Linux - NewbieThis Linux forum is for members that are new to Linux.
Just starting out and have a question?
If it is not in the man pages or the how-to's this is the place!
Welcome to LinuxQuestions.org, a friendly and active Linux Community.
You are currently viewing LQ as a guest. By joining our community you will have the ability to post topics, receive our newsletter, use the advanced search, subscribe to threads and access many other special features. Registration is quick, simple and absolutely free. Join our community today!
Note that registered members see fewer ads, and ContentLink is completely disabled once you log in.
If you have any problems with the registration process or your account login, please contact us. If you need to reset your password, click here.
Having a problem logging in? Please visit this page to clear all LQ-related cookies.
Introduction to Linux - A Hands on Guide
This guide was created as an overview of the Linux Operating System, geared toward new users as an exploration tour and getting started guide, with exercises at the end of each chapter.
For more advanced trainees it can be a desktop reference, and a collection of the base knowledge needed to proceed with system and network administration. This book contains many real life examples derived from the author's experience as a Linux system and network administrator, trainer and consultant. They hope these examples will help you to get a better understanding of the Linux system and that you feel encouraged to try out things on your own.
Click Here to receive this Complete Guide absolutely free.
It depends what you want to do with Windows XP. If you want to erase the whole thing and start with a fresh new Linux distro, then you need to download your favorite Linux flavor, pop the DVD in your PC at boot time and follow the instructions.
If you want to keep your Windows on your system and just want to add Linux to it. You need to have the two distribution installed on the same PC. This means that you will have to repartition your HD, to make some space for your Linux distro. Keeping in mind that you have a working Windows XP.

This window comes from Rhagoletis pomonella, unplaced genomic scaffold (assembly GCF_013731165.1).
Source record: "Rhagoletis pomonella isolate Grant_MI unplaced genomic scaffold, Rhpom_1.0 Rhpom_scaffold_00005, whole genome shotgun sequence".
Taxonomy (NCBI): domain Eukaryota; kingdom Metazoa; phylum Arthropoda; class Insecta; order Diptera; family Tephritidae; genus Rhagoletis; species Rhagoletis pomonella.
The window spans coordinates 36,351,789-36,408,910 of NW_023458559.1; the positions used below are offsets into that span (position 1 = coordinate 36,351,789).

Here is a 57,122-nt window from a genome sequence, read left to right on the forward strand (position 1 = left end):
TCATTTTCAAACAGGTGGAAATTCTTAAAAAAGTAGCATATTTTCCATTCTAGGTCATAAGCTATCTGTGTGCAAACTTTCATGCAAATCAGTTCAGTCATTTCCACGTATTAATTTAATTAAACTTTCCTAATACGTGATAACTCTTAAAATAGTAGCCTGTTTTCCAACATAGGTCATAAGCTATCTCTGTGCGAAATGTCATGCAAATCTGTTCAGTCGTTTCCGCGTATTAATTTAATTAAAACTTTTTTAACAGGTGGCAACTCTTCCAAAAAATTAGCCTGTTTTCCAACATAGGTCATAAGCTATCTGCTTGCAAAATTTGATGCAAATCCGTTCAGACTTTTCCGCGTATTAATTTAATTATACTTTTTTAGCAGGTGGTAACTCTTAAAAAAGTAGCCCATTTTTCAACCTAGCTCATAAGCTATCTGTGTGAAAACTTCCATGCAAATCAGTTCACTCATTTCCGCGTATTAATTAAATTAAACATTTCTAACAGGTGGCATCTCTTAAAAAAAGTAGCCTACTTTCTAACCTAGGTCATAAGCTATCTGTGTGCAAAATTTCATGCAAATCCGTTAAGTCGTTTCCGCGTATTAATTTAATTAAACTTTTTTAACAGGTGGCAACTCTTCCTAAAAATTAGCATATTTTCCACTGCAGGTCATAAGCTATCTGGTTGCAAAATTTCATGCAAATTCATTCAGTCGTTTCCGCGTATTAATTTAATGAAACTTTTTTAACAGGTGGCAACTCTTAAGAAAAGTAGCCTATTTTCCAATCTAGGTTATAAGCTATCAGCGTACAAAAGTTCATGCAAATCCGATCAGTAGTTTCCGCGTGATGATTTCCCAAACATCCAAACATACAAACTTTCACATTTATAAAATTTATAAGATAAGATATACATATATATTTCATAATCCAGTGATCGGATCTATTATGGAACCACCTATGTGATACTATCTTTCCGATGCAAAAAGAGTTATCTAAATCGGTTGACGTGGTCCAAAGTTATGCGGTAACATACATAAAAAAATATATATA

Once the repartitionning is done, restart your PC with the Linux DVD in. Follow the instructions on the screen. When you are prompt with the question which partition do you want to use for you Linux distro, make sure to choose the freshly made partition without any data on. I would also suggest you reformat this partition in ext3 (the Linux format).
For anymore information, you will need to look a bit further, or ask more questions.
P.S. Actually, this is the theory behind it. It should be as simple as that, but it seems like it never works that easily the first time. So I recommend backing up important data you have on Windows XP.
if you are trying to install a "user friendly" distribution like Suse or Ubuntu, just insert the DVD and start installation. By following the instructions you can easily install linux paralel to your windows.
The idea is what fatra2 has written. You create a new partition and install linux on it.
Well - if you want to use 1 harddisk for it all (XP + linux) - and the current situation now is that the whole harddisk is reserved for XP - then usually the datafiles from XP is "spread around" on the harddisk (fragmented).
What I mean is; one single file can be spread out amongst several sectors - on different locations of the disk.
This *COULD* mean that if you make a new partition out of some of the AMOUNT OF "free space" - you risk loosing datafiles (or make XP unusable - because some of the systemfiles has lost sectors because of repartitioning).
By defragmenting - the files on the disk will be re-arranged - in "correct" sector-order to the beginning (or end?) of the disk...... which means that the free space now will be REALLY free space..
i just wanted to know the theoratical reason..what might happen if i don't deactivate the virtual memory..because i installed without deactivating the virtual memory and could observe anything.
The page file or virtual memory is the green band that shows up in the defragmenting GUI - files that cannot be moved. If you try to resize without disabling it, you may not be able to shrink the partition as much as you want to.